Keywords: Social pacts; side payments; conservativeness; partisanship; unions.
    JEL: E58 E61 J51
    Date: 2007–06
  27. By: Andreas Billmeier; Daehaeng Kim; Era Dabla-Norris; V. Kramarenko; Mayra Rebecca Zermeno Livas
    Abstract: This paper reviews the current monetary and exchange rate policy frameworks in Armenia and Georgia, and the challenges associated with the choice of a credible nominal anchor in the context of large nominal and real shocks. The paper makes a case for a gradual transition to full-fledged inflation targeting (FFIT) in both countries in the medium term. The implications of this option are examined from various angles. In particular, the monetary transmission mechanisms and compliance with major institutional prerequisites for successful FFIT adoption are analyzed. Based on this analysis, the paper identifies a series of short- and medium-term recommendations, drawing on the experience of emerging market countries that successfully moved to FFIT.
    Date: 2007–06–12
  28. By: Acocella, Nicola; Di Bartolomeo, Giovanni; Pauwels, Wilfried
    Abstract: This paper studies corporatism as the outcome of bargaining between the government and a representative labor union. We show that if negotiations between these two parties only relate to macroeconomic stabilization, corporatism can never be beneficial to both parties. As corporatist policies are nevertheless commonly observed in this context, we discuss possible explanations that reconcile the theory with actual observations. The policy implications of these explanations are also discussed.
    Keywords: Social pacts; axiomatic bargaining; unions; issue linkage.
    JEL: E58 E61 J51
    Date: 2007–06
  29. By: Felix Hüfner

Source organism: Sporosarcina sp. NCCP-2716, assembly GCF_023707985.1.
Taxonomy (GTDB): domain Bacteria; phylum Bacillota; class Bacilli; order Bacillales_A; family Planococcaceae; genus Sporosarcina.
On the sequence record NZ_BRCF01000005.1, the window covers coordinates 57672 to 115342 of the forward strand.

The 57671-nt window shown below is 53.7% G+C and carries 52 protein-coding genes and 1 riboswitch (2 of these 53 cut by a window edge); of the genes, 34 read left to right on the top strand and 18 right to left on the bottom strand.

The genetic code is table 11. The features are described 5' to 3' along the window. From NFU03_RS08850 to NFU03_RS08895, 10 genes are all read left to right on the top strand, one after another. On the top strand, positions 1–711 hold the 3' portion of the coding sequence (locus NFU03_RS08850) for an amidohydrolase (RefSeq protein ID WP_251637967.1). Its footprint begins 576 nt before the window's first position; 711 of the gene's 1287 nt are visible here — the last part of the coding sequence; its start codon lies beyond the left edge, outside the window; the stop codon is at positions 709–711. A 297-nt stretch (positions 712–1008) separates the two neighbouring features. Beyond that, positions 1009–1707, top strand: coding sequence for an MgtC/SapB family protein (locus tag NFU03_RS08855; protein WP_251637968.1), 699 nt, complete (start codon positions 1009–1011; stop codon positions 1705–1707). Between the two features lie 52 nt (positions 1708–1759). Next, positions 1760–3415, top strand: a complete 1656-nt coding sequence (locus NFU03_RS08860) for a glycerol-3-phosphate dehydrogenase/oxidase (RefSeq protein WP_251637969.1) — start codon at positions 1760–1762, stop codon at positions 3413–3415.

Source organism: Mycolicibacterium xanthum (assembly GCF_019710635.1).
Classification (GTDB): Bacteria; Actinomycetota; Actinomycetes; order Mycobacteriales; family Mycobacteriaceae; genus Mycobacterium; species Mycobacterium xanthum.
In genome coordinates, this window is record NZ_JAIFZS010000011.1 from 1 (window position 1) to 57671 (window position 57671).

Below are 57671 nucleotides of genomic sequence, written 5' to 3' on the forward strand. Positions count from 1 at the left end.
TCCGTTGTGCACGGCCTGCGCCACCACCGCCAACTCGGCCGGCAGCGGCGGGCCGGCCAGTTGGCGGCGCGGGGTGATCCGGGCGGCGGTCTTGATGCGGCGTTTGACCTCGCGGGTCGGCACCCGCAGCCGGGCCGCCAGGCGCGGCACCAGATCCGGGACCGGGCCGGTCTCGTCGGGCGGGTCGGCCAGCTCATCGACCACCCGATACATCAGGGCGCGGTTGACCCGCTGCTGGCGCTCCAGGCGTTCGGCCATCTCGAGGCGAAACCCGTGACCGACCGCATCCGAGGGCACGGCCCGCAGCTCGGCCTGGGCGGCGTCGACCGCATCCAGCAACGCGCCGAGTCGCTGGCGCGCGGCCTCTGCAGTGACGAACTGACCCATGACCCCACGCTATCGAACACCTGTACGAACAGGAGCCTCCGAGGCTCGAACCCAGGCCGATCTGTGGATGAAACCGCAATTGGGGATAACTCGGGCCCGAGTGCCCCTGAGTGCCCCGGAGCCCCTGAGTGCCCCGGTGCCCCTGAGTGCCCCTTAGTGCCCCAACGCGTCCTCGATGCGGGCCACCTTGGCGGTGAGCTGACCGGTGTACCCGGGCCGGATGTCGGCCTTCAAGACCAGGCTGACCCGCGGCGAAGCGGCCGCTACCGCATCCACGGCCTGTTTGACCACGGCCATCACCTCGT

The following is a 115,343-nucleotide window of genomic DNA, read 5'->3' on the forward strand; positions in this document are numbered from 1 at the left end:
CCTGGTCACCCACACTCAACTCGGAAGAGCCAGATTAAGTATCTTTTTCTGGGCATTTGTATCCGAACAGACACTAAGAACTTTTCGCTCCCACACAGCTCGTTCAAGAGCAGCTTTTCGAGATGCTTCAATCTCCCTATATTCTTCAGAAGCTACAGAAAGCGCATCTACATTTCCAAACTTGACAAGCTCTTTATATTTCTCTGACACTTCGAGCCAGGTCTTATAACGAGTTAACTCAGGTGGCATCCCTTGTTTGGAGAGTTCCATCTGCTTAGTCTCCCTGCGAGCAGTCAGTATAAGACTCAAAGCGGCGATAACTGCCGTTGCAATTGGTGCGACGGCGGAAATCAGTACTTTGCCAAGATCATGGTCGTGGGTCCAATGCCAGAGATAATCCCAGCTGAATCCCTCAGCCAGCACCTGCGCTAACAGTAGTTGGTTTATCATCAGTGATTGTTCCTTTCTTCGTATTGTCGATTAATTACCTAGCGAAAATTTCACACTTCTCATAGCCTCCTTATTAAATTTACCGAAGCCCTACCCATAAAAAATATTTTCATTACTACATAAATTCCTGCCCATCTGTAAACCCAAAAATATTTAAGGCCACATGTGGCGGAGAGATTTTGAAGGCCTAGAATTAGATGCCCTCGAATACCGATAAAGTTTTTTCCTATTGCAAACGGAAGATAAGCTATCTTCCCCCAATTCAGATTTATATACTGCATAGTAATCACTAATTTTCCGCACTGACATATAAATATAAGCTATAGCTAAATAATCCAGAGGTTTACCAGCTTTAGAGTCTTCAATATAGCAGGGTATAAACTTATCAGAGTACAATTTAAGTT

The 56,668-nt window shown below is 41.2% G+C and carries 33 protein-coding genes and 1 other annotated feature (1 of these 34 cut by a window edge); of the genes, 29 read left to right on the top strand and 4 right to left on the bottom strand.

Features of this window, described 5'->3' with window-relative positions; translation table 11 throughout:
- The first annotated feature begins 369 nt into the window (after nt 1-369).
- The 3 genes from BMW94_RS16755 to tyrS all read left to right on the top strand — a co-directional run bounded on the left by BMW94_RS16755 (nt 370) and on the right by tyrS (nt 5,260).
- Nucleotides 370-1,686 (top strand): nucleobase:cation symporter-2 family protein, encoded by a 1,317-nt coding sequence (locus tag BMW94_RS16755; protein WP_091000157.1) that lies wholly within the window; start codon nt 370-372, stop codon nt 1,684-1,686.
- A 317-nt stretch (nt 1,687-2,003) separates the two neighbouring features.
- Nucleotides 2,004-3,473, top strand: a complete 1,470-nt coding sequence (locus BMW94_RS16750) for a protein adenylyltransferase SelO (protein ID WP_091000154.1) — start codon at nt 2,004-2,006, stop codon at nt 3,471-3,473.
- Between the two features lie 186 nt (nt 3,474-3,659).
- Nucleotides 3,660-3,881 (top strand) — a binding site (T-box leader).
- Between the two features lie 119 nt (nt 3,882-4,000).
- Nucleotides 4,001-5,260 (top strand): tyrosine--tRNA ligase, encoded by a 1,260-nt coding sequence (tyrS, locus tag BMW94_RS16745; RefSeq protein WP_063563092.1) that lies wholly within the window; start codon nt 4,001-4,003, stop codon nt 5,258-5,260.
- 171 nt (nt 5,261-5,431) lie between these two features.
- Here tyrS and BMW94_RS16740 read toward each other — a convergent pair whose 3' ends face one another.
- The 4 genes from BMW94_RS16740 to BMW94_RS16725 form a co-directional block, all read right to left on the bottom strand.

Abstract: Average inflation in Sweden has been one of the lowest among European countries since the mid- 1990s. Three supply-side factors help to explain this phenomenon, all related in some sense to increased global integration. First, a shift towards imports from low-cost producing countries has resulted in falling import prices. Second, deregulation and increased product market competition with foreign companies entering the market has led to price falls in some sectors, notably in retailing. Third, wage growth has lagged productivity and kept unit labour costs down. This paper reviews these factors and analyzes the policy options for the central bank. This paper relates to the OECD Economic Survey of Sweden 2007 ( <P>Pourquoi l'inflation suédoise est-elle restée obstinément faible ? <BR>Depuis le milieu des années 90, la Suède affiche un des taux moyens d'inflation les plus faibles d'Europe. Ce phénomène s'explique en partie par trois facteurs relevant de l'offre, tous liés d'une certaine manière à l'intégration croissante de l'économie mondiale. Premièrement, un glissement vers les importations des pays à bas coûts de production s'est traduit par une baisse des prix des importations. Deuxièmement, la déréglementation et le renforcement de la concurrence avec les entreprises étrangères sur les marchés de produits ont entraîné une diminution des prix dans certains secteurs, notamment dans le commerce de détail. Troisièmement, la croissance des salaires a été plus lente que celle de la productivité, ce qui a maintenu les coûts unitaires de main d'oeuvre à un bas niveau. Ce document passe en revue ces facteurs et analyse les options politiques pour la banque centrale. Ce document de travail se rapporte à l’Étude économique de l’OCDE de la Suède 2007 (